Posted on Friday, April 10, 2015 by Project2049Institute
(Image Source: AP)
By Dennis J Blasko
The Art of War by Sun Tzu can be summarized into what I call 1) the prime objective: to win without fighting and 2) the prime directive: to know yourself and know the enemy.
All other rules for fighting in The Art of War and in current PLA doctrine follow directly from these two guidelines. Today, Sun Tzu’s prime objective and prime directive are reflected in the PLA’s continued emphasis on:
People’s War focused on the defense of Chinese sovereignty by
leveraging the strengths of China’s large population and land mass.
- Active Defense, which is based on the premise that “We will not attack unless we are attacked; but we will surely counterattack if attacked.” This principle predicts, if not requires, an action-reaction dynamic when China perceives its interests are threatened and includes the obvious danger of an unending cycle of escalation.
- China’s multi-dimensional deterrence posture, which extends far beyond the concept of nuclear deterrence. PLA doctrine states specifically that effective deterrence is based on warfighting capabilities which must be demonstrated to the world. It also sees deterrence as a means to achieve strategic objectives, preferably without fighting.
- The preference to use traditional fighting methods of close battle, night combat, speed, deception, and stratagem, all of which, in order to be successful, require good intelligence on the enemy.
All of these atavistic concepts have been adapted and modified for the 21st century. They will continue to develop as conditions change, especially as new technologies become available to the PLA.
With regards to the prime objective, “winning without fighting” is the belief that China can achieve its objectives through methods other than the use of brute military force, such as political, economic, or diplomatic means. Nonetheless, this concept permits the gradual use of force through both deterrence and other non-military government agencies, while keeping a strong military in reserve as a basis for deterrence. However, if deterrence and other non-military means fail, deadly force may be employed as a last resort and is to be used cautiously and only when China feels confident in its ability to win.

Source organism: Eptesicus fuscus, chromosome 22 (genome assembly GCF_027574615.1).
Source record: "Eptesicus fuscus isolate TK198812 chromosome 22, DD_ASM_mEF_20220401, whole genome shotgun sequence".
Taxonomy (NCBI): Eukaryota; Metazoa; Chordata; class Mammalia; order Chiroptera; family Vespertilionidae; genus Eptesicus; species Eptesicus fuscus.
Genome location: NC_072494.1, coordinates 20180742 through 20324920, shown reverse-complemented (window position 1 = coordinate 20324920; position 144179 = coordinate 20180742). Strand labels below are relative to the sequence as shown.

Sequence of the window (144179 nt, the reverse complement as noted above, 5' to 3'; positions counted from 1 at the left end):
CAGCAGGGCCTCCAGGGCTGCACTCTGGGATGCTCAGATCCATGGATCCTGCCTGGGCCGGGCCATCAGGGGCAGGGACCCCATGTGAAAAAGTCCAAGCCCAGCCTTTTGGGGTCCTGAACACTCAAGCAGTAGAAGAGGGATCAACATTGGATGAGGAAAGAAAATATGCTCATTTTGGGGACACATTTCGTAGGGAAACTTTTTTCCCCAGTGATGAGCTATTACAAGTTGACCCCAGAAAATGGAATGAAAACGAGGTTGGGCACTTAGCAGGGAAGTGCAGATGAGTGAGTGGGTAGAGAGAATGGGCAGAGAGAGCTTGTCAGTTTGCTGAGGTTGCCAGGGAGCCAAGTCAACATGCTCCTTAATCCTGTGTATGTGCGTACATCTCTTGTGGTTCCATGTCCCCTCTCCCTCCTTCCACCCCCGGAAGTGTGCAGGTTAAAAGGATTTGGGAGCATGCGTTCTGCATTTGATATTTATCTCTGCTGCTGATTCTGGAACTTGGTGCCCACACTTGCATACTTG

As required by Active Defense, if China is attacked or its sovereignty is challenged, China will respond even when it considers itself weaker than the enemy. Though PLA doctrine is based upon a strategically defensive posture, the PLA understands that offensive operations are essential at all levels of war in all phases of a campaign to achieve victory. If circumstances require, doctrine permits China to use military force to preempt an impending hostile action if an enemy is clearly preparing to strike first at Chinese sovereignty, territory, or core interests.
Such calculations, whether at the strategic or tactical levels of war, require a significant degree of knowledge about China and the PLA’s capabilities, as well as the PLA’s potential opponents’ intentions and capabilities. The PLA constantly assesses its own and its potential adversary’s “comprehensive national power,” which consists of many elements beyond military force. Thus, we see the enduring emphasis on knowing yourself, knowing the enemy, and the use of all elements of national power present in PLA doctrine.
Additionally, the PLA operates under several principles that most other contemporary militaries do not:
The requirement that all Chinese armed forces pledge loyalty to
the Communist Party.
- The subordination of military modernization to economic development, even though the “coordination” of the two creates growing defense budgets.
- The assumption of a strategically defensive posture forced upon a relatively weak PLA, though this calculation is changing for some contingencies.
- Developing doctrine based on the precept that “technology determines tactics.”
- Efforts to mobilize the entire country if forced to fight, resulting in an emphasis on military-civil integration. In theory, this helps reduce the amount of resources necessary to be dedicated to the military.
- A reluctance to be involved in alliances (a dependence on others to protect China).